We’re standing in the middle of a spectacular Italian city square in late June, peak tourist season, and yet we’re almost all alone. My wife and I soak up the silence as we wander from one ancient building to the next, admiring the eclectic range of architecture and the genius and painstaking craftsmanship which birthed it.
Were we in many other parts of Italy right now we’d be jostling for space amid swarms of tourists and wincing at the unsettling din from rowdy tour groups. Instead we’re relaxed and joyful, becoming increasingly entranced by the overlooked city of Bologna.
Surprises don’t come better than the pleasant variety. Bologna proved to be just that after being sandwiched into our Italian itinerary at the last minute, in between two of the country’s tourist meccas Venice and Milan. Quite remarkably it was this underappreciated city which proved to be the highlight of the trip despite our sights being locked on the canal charm of Venice and the fast pace and high fashion of Milan.
Close to a million Australians visited Italy last year. If the overall tourist stats are anything to go by, many of them will have overlooked Bologna in favour of more renowned destinations like Rome, Florence, Venice, Milan, Pompeii and the Amalfi Coast.
This is of benefit to those Australians who decide to venture to Bologna, Italy’s seventh-largest city and the capital of the Emilia-Romagna region in the country’s north. Its lack of international profile means Bologna is rarely, if ever, over-crowded. The benefits of this extend beyond the obvious peace and quiet. In the absence of overwhelming tourism the locals appear not to have become jaded towards foreign visitors.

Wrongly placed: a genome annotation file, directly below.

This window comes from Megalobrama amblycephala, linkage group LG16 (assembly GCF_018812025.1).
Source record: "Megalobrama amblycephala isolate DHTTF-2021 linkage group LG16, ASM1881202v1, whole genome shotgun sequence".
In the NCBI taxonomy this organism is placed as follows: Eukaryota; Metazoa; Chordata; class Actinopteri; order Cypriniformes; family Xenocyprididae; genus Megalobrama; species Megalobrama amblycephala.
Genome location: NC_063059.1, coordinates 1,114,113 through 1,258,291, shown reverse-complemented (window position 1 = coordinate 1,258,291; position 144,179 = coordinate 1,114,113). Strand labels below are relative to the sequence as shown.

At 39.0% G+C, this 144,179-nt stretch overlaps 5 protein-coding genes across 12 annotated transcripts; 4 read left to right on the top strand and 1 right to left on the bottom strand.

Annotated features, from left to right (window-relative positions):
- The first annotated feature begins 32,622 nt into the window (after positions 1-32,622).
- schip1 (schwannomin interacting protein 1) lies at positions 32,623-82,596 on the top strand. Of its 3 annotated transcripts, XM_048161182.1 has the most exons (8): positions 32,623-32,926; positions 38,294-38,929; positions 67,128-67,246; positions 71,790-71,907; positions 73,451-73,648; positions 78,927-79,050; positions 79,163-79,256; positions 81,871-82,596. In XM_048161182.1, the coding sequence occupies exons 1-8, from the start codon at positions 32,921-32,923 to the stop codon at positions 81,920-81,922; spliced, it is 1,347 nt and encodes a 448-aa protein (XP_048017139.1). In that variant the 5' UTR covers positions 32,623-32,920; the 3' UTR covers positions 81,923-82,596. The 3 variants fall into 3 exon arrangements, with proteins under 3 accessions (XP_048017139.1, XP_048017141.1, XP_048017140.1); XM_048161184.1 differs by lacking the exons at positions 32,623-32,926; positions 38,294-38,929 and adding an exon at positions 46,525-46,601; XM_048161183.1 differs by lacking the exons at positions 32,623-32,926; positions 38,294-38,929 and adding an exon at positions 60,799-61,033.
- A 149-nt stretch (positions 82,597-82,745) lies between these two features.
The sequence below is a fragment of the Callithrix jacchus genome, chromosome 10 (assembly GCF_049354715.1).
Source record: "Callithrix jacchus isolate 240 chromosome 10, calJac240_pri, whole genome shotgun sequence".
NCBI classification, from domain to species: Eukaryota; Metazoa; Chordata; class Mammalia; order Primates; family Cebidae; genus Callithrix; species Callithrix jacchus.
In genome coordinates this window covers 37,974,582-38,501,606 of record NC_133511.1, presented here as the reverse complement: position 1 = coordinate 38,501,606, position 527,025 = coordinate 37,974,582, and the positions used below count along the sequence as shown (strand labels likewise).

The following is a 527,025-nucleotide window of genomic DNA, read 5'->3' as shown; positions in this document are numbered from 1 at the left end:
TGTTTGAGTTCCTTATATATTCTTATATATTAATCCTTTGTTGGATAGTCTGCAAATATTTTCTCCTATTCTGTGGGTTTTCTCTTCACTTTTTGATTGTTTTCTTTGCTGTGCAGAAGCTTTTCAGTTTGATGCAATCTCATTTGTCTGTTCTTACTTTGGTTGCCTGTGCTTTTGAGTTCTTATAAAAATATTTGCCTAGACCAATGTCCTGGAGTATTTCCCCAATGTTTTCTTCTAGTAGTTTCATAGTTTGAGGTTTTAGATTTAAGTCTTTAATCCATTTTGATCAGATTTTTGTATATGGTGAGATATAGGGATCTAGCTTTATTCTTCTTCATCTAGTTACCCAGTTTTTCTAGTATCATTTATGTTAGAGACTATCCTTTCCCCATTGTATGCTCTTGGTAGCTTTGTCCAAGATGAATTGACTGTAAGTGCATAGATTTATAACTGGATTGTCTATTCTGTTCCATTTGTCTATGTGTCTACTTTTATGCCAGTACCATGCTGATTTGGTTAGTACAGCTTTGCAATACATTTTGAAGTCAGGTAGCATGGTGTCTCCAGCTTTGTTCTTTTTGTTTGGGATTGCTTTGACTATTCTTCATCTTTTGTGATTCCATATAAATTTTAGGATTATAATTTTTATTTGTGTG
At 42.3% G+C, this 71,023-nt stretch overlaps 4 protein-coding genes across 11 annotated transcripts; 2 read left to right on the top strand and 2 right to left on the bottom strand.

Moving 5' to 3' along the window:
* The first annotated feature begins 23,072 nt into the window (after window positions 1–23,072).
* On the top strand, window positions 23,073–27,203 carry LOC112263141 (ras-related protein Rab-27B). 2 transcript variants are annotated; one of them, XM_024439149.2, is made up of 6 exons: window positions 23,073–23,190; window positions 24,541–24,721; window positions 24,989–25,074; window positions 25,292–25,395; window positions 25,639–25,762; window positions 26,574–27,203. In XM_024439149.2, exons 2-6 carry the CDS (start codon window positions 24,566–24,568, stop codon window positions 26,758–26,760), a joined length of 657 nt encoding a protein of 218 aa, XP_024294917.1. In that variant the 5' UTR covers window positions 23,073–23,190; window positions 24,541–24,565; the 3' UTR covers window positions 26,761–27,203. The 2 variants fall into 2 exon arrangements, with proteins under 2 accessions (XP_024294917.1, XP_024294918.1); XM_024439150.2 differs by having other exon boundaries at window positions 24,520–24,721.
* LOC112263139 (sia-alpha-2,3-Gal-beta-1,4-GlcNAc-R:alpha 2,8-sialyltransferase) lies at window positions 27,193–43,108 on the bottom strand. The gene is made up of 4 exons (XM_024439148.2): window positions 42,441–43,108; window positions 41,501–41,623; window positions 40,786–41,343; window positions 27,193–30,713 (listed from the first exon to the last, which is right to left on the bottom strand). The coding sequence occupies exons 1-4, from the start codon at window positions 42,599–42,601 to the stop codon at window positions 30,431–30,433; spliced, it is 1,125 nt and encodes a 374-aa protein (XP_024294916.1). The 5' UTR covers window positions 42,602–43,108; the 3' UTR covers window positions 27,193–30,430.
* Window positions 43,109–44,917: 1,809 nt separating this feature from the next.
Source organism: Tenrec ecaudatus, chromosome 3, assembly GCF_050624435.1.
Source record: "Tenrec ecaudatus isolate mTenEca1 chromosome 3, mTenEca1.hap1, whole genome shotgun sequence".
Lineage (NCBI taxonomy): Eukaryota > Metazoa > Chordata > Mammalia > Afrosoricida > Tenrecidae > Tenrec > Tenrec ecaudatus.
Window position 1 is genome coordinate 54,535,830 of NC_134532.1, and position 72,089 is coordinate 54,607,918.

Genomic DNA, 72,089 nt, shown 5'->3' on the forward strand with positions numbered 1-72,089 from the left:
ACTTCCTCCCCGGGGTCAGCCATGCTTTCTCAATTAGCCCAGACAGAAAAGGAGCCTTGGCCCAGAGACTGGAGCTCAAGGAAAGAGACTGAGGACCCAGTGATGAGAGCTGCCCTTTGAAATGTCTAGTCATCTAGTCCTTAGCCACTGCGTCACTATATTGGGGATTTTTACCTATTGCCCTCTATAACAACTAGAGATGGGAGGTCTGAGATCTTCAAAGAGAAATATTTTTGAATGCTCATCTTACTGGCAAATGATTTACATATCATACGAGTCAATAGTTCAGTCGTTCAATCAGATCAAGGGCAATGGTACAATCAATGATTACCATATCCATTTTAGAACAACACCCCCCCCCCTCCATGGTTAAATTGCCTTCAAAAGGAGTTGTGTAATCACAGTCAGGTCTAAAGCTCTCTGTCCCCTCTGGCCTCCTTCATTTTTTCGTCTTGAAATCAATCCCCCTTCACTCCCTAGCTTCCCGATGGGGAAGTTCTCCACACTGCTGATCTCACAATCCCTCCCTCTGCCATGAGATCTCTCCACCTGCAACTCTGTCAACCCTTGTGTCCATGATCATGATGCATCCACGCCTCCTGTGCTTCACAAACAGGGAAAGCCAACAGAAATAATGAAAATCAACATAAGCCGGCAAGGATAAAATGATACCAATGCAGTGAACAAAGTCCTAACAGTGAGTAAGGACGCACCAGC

There also is an absence of the aggressive touts and awful tourist-targeted food which abounds in the centres of places like Rome and Venice. Bologna, on the other hand, seems to have an infallible restaurant scene. From morning to night, every meal was a treat. The service was efficient and warm - nowhere in Italy had I found staff so interested in where I came from or so readily prepared to offer helpful tips on their city. And the food, oh my the food.
After eating soggy, oil-drenched pizza in Venice we were delighted to find the Bologna versions had the perfect balance of juicy toppings and a crispy base. But it’s best not to fill up on pizza in Bologna, which is famous for its fresh pasta. If the pork-stuffed Tortellini was delectable, then the Tagliatelle covered in Bolognese ragu brought us within a fork-length of heaven’s gates.
Of course, there is much to see and do in Bologna between your magnificent meals. Bologna’s population may be pushing one million but its key sights are clustered together in its compact Old Town. Stretching south from Bologna Central railway station, this historic precinct is lined by wonderfully well-preserved historic buildings.
Among the most striking are several grand medieval palaces, including the 14th century Palazzo Comunale, and the 13th century Palazzo Podesta and Palazzo Re Enzo. Italy, of course, is famous for its extraordinary churches. Bologna is no exception thanks to the beguiling Basilica Santo Stefano, the Santuario di San Luca and the Basilica San Petronio.
The last of these has the least ornate exterior. Yet its dark stone upper façade, contrasting against the lower cream section, makes it resemble a gigantic barn. This quirky design makes it spectacularly unique. Looming above San Petronio are the icons of the city, the Two Towers of Bologna.
Standing 97m tall, the taller of the pair is called Asinelli and you can scale its almost 500 steps to earn an extraordinary view of Bologna. From up there you’ll see almost as many incredible buildings as there are tourists. That’s the strength of this city.